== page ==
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We No Longer Need Barricades On Obama's Block, Neighboring Synagogue Says

By Sam Cholke | February 14, 2017 5:02am | Updated on February 14, 2017 6:41am
 The barricades around Barack Obama's Kenwood home, during his presidency and after he left office.
The Obama Barricades
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KENWOOD — Leaders at KAM Isaiah Israel, the synagogue across the street from Barack Obama's Chicago home, say the heavily secured block in Kenwood should be reopened to the public.

Interim Executive Director Debra Hammond said Monday the synagogue at 1100 E. Hyde Park Blvd. wants the gates and barricades that block Greenwood Avenue at Hyde Park Boulevard removed to send a message of openness and inclusivity.

“If we could have it the way we wanted it, it would be open at Hyde Park Boulevard,” Hammond told DNAinfo. “We want to be more of a place of sanctuary.”

The synagogue has been behind barricades and flanked by U.S. Secret Service agents since Obama was inaugurated president in 2009. And when any of Obama’s family was at the mansion at 5046 S. Greenwood Ave., visitors to the synagogue had to put their name on a list with the Secret Service first.

RELATED: Obama's Neighbors Worry President's Kenwood House Will Become Tourist Trap

Hammond said security has eased since Obama left office in January. She said the Secret Service agents moved closer to Obama’s home and have been replaced by Chicago Police Department officers at the southern corner of Obama’s block and in the middle of the block.

Neighbors sharing the block with Obama's Georgian Revival mansion at 5046 S. Greenwood Avenue (center bottom) have spent the last four years under the careful watch of the Secret Service.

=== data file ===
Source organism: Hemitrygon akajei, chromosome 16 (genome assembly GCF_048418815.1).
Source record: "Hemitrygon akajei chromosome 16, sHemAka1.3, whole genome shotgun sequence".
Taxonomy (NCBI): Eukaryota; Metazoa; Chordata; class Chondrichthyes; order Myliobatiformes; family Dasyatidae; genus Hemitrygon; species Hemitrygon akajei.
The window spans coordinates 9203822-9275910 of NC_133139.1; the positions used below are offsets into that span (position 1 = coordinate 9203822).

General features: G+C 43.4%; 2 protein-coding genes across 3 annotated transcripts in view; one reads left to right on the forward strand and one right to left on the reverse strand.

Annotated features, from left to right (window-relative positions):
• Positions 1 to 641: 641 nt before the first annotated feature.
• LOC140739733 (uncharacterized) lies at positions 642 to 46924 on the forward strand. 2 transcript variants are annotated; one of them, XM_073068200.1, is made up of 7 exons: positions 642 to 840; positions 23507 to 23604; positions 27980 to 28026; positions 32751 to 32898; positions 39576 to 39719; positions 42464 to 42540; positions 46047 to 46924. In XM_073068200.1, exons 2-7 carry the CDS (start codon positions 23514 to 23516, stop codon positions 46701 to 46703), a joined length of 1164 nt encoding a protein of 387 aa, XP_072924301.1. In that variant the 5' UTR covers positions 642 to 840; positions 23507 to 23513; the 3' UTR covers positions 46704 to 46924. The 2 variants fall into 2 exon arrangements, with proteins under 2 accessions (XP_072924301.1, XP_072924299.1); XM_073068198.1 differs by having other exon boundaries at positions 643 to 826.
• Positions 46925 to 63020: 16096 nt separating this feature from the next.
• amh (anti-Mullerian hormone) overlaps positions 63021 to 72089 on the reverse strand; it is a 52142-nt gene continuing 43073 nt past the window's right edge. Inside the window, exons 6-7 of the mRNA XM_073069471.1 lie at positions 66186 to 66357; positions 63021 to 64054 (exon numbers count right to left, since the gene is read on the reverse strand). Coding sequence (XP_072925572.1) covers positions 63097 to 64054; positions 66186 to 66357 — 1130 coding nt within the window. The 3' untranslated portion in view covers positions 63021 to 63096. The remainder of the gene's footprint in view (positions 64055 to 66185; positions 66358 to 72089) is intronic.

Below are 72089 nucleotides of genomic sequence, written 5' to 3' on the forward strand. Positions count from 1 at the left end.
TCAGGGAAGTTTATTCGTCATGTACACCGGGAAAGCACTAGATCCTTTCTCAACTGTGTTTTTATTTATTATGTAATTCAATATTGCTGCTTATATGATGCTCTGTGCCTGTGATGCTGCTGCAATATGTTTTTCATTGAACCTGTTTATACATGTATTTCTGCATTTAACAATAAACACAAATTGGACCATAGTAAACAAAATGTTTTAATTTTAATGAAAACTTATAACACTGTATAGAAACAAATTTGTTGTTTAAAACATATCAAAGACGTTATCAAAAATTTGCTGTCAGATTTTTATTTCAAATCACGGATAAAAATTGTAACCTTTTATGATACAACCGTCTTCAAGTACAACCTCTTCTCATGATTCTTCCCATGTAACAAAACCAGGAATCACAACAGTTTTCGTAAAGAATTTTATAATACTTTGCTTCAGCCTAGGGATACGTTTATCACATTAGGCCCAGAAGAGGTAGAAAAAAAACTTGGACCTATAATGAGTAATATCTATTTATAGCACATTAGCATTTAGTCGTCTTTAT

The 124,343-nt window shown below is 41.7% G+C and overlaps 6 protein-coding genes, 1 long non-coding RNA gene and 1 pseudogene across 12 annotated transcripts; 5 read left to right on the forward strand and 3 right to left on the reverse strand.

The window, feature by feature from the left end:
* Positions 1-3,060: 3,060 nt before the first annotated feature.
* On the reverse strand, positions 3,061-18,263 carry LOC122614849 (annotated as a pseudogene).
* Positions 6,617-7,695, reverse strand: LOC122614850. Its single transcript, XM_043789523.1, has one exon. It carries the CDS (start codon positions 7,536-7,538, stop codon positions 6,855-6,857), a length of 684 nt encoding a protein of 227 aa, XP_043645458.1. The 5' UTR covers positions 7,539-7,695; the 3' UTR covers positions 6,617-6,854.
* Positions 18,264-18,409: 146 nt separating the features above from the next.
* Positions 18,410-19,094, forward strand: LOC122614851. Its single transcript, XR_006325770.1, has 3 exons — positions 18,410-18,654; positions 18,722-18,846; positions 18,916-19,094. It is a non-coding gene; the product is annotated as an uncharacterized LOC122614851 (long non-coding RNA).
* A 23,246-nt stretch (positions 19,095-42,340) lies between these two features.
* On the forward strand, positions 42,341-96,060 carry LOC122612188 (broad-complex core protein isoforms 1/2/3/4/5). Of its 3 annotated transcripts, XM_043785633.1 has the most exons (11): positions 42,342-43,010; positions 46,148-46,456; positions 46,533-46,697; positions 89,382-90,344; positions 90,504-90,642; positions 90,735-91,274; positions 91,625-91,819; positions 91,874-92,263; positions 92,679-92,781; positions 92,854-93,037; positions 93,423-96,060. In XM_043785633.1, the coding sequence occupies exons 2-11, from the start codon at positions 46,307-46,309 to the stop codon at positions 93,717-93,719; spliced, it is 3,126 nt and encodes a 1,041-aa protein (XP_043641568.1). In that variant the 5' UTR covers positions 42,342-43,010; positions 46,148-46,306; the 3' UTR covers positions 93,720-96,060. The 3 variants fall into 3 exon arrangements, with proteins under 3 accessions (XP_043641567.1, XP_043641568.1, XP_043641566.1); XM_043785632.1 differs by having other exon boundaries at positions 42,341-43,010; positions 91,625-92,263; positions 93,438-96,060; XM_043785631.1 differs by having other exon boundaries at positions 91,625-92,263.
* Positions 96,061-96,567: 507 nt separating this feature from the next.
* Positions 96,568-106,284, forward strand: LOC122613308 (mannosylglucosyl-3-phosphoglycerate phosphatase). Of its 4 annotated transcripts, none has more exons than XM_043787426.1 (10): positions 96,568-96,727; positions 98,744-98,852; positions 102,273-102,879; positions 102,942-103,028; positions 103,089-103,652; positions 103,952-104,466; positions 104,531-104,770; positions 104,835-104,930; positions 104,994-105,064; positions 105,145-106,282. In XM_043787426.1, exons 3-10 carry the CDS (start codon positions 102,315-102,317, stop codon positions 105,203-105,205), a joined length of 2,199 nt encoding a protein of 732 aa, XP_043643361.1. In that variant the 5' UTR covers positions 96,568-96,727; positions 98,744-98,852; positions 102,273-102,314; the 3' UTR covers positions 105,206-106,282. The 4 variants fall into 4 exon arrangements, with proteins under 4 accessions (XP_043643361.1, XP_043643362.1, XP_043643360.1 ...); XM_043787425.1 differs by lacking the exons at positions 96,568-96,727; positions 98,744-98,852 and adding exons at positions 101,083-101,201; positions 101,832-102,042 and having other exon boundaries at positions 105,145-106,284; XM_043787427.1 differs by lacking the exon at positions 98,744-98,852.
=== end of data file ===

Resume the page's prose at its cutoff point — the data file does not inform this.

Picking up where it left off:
She said the Secret Service initially told the synagogue the barriers would all be removed, but the Police Department has since opted to keep the barriers.

Police referred questions to the Secret Service.

A representative from the Secret Service referred questions to its Chicago field office, which did not return calls for comment.

Hammond said the synagogue on Sunday talked to 4th Ward Ald. Sophia King, who suggested there could be alternatives to barriers, such as making Greenwood a one-way street going south, converting the block to a cul-de-sac or posting signs preventing some traffic.

King could not be reached for comment.

Neighbors expressed worry that Obama's house could become a heavily trafficked tourist destination if the street is reopened and want tour bus traffic limited on the block if it is reopened.

King is expected to meet with the synagogue again in late March to discuss changes to the security now provided by the city.

These were some of the barricades up when Barack Obama was still in office. 

These were some of the barricades up when Barack Obama was still in office.